Then she tells of her experience of a casting for a yoghurt commercial. Finding that the scene involves a man inside her fridge, she holds up the audition by questioning her scripted deadpan lines when she has no knowledge of who he is. Is this leading up to consensual sex or rape? Serious issues, explored in an absurd context. Her masterful build up had the audience eating out of the palm of her hand (though the yoghurt remained untouched).

Christie’s a great storyteller rather than a joke-maker. Her style may be nothing new but her approach is fresh and funny.  Only sticking point: was she really right to get so upset at a man farting in a women’s bookshop?  But she’s partly laughing at herself, so I was happy to let her get away with it.

Monday, 14 July 2014


You don’t need to be good at telling jokes to be able to write them. If you get tongue-tied down the pub when everyone is rattling off one-liners, don’t despair. Many good comedy writers are shy people.
The classic joke structure is a setup which establishes an expectation, followed by a punchline which subverts it. For example: “My husband left me on Tuesday and I’m depressed. Because the bastard came back on Wednesday.”  The first sentence sets up an image (depressed because he’s left) which is turned upside down by the punchline in the second sentence (depressed because he came back). There’s a great joke from a Woody Allen routine: “When I was a child I was kidnapped. My dad leapt into action –  and rented out my room.” Our expectations of a heroic dad fighting to rescue his son are overturned by the cynical reality. In each case the punchline provides a surprise which makes us laugh.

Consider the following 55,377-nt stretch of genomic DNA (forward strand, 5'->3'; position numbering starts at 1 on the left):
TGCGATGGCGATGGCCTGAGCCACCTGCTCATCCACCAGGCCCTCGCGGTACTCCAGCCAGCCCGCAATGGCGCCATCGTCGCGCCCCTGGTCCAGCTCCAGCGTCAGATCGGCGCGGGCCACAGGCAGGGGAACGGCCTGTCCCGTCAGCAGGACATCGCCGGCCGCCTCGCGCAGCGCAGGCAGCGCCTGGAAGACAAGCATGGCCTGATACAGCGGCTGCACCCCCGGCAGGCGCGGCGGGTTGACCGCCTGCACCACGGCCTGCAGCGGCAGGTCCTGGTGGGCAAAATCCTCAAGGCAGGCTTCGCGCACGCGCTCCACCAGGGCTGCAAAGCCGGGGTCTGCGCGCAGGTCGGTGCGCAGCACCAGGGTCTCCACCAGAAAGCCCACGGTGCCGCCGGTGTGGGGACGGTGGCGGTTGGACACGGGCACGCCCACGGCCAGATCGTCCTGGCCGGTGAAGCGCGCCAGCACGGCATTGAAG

So all you have to do is tell a little story in which the second part subverts the first. Easy? Well, sometimes, but usually you have to do a bit of work. Give yourself a theme to write about. Let’s try dating, it’s something everyone’s done and is full of emotional complications which are great for comedy. On a sheet of paper, write down a list of topics related to dating: going to a restaurant, kissing, the cinema, blind dating, speed dating, dating people at work, etc. You can expand the list yourself.
Now look down the list and see if we can find ways of twisting a topic into a setup and punchline. One good technique is switching it round or inserting something else. Let’s look at “blind dating”: what can we switch in that? How about deaf dating? After doing a little work we could come out with “I’ve stopped blind dating and now do deaf dating. It means I don’t have to listen to them.” You can change the wording slightly according to your gender.
Wordplay is another useful technique. We can find different word meanings, either through contrasting usage, as a well-worn phrase or as a straightforward pun, and incorporate that into the setup – punchline structure. Looking down our list, we find “dating people at work”. Dating the boss is interestingly fraught. Also, the word “date” has subtle shades of meaning. “I asked my boss for a date. So she gave me a month’s notice.”
Don’t stress yourself by expecting to come out with a string of comedy pearls all the time. It’s normal to produce a few mediocre groaners before finding that little gem. You’ll need to polish the phrasing by cutting out unnecessary words, finding shorter ones where you can, and giving it a good rhythm. Words with a hard consonant, often “k”, work well. “Kipper” is funnier than “fish” and “cake” is funnier than “gateau”. And at all times think of that magic setup and punchline structure.